Crichope Linn is, perhaps, one of the most striking scenes of the kind in the south of Scotland, and the caverns in its precipitous banks are well calculated to afford a concealment, which few who know the danger of the attempt will care to invade.’

Simpson then relates the inevitable stories of Nivison’s cunning and narrow escapes from government forces at Closeburnmill:

‘One day, however, the dragoons came upon James without warning, and on his first view of their approach he saw that they were too near the house to admit of his making an escape to the woods. In his perplexity he ran into the mill, crying he was now in the power of his enemies, as the soldiers were just at hand.
“Not so fast,” replied the miller; “doff your coat, and here is mine in exchange.”
The miller having hastily arrayed his master in his dusty coat, next took a mealy sack, and powdered him all over from head to foot, and left him busily engaged in his own occupation. The soldiers who saw him enter the mill soon followed in the pursuit. Having entered the lower apartment, they examined every corner with the closest scrutiny; they next ascended the upper story in quest of him who, they were certain, was somewhere within. This place they searched with equal care, and with equal want of success. It never occurred to them that the man who was working at the mill was the individual whom they were seeking, and therefore they paid no attention to him. When they found that all their efforts to find the fugitive were fruitless, and probably supposing that he had left the building by some way unknown to them, they were about to retire, when one of the party, looking in the miller’s face, exclaimed:
“Here he is! — the very man we have been seeking!”
On hearing this, James, who seemed to the soldiers to be entirely absorbed in his employment, turned round, and, with a dauntless countenance and apparent surprise at the affirmation, said, with a firm and deliberate tone:
“I think the devil seems to be in these men.”
Such an expression, they thought, could never proceed from the mouth of a douce Covenanter, and therefore they interfered no further, believing, at the same time, that his habiliments indicated the presence of an entirely different person from him of whom they were in quest. What James said was true; they were actuated by the spirit of evil in promoting the interests of Satan, to whose service they seemed to have sold themselves; and when these worthless men heard any one use the name of their master in conversation, they thought they recognised in him a fellow-servant. On the present occasion they left the mill without having accomplished their purpose.’ [...]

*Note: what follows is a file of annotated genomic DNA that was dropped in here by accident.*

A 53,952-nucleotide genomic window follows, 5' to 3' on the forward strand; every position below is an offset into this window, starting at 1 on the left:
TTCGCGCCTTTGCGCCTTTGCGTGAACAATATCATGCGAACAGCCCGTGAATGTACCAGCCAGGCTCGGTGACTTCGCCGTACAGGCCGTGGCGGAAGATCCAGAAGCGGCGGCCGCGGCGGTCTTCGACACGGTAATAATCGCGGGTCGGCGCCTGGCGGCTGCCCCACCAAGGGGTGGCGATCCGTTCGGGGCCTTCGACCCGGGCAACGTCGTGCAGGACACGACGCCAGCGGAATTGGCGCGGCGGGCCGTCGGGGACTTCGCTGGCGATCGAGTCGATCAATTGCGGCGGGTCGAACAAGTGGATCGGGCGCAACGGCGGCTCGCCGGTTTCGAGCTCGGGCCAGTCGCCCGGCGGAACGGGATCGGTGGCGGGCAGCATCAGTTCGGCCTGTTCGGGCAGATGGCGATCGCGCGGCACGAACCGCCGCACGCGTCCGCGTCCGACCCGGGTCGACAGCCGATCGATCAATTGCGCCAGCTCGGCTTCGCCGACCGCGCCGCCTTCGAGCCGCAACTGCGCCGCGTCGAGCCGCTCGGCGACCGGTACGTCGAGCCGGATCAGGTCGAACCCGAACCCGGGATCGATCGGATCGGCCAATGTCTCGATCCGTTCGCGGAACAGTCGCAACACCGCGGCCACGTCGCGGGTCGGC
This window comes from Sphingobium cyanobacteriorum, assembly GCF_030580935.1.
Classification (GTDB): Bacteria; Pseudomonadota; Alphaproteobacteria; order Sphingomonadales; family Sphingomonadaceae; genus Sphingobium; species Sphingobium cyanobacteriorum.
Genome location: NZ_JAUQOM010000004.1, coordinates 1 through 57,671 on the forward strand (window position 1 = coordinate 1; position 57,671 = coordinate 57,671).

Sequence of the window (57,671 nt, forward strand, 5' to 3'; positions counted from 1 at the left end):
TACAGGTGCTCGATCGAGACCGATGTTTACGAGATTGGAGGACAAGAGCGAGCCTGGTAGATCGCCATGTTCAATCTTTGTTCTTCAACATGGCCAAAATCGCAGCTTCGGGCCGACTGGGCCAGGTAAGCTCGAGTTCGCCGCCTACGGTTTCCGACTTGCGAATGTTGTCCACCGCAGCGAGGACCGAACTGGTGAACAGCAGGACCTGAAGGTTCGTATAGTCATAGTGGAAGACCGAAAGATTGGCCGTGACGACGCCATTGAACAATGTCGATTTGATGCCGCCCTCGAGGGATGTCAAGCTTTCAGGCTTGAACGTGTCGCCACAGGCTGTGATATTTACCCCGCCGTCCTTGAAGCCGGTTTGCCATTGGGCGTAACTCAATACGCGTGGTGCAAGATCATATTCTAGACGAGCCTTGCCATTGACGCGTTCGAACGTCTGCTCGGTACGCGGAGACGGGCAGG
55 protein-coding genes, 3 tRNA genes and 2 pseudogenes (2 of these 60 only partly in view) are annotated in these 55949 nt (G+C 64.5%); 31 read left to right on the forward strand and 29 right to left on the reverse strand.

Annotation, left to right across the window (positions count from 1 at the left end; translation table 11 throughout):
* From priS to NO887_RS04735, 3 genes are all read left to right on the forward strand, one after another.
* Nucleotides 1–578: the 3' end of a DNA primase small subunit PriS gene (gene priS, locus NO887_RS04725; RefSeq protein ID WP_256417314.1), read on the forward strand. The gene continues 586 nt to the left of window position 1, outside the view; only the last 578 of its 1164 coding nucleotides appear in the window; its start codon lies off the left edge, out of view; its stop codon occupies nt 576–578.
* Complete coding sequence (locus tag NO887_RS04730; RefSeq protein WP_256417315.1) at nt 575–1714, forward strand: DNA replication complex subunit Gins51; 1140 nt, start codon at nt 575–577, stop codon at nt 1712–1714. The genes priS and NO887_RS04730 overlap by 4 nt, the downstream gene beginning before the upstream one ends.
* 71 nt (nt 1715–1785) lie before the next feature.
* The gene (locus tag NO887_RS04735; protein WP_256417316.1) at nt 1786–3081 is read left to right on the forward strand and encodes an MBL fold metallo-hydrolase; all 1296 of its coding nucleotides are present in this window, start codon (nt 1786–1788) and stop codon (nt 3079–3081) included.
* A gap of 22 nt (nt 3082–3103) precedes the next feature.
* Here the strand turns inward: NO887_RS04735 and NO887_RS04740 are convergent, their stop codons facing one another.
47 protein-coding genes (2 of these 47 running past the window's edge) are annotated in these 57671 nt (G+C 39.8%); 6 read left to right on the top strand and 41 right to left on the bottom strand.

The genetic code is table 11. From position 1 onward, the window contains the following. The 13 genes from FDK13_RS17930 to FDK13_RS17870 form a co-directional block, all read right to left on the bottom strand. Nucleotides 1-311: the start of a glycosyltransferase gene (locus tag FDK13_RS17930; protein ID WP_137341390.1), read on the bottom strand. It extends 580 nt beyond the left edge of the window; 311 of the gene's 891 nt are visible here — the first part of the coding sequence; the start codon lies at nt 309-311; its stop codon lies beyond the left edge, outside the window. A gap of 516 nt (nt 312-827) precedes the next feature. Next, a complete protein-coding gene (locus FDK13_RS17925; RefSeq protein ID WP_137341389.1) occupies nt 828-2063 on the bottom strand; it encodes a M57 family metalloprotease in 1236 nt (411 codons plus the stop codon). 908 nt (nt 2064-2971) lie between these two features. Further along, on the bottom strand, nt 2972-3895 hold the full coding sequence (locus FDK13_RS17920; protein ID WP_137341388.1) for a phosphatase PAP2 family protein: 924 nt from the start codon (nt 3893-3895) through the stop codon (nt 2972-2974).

‘James Nivison, notwithstanding the hints which he occasionally received to provide for his safety, was often surprised by the visits of the soldiers who came in quest of him. One day, when he was least expecting it, a party of troopers approached his house; and he, having no other place to flee to, darted through a window in a back part of his cottage, and sought refuge in the garden. The little plot of herbs was at this time in its most luxuriant state, and the large stocks of green kail — a vegetable indispensable in the gardens of the Scottish peasantry — meeting at the tops in lengthened rows, formed a long vaulted cavity so large as to admit, underneath the broad and verdant blades, the body of a fullgrown man without being perceived. It was into one of these deep furrows, and beneath the green arch, that James Nivison crept, that in this earthly bed he might lie secure from the prying eyes of the soldiers. The dragoons arrived, and proceeded to the search as formerly; and, as formerly, were unsuccessful. Having questioned his family respecting his place of concealment without expiscating anything satisfactory, they departed, expressing their determination to repeat their visits till they found him. Had the dragoons entered the garden with the slightest suspicion of his being concealed within its precincts, there is little doubt that he would have been discovered.’ [...]

Crichope Linn 2Crichope Linn © Walter Baxter and licensed for reuse.

Nivison Heads For Crichope Linn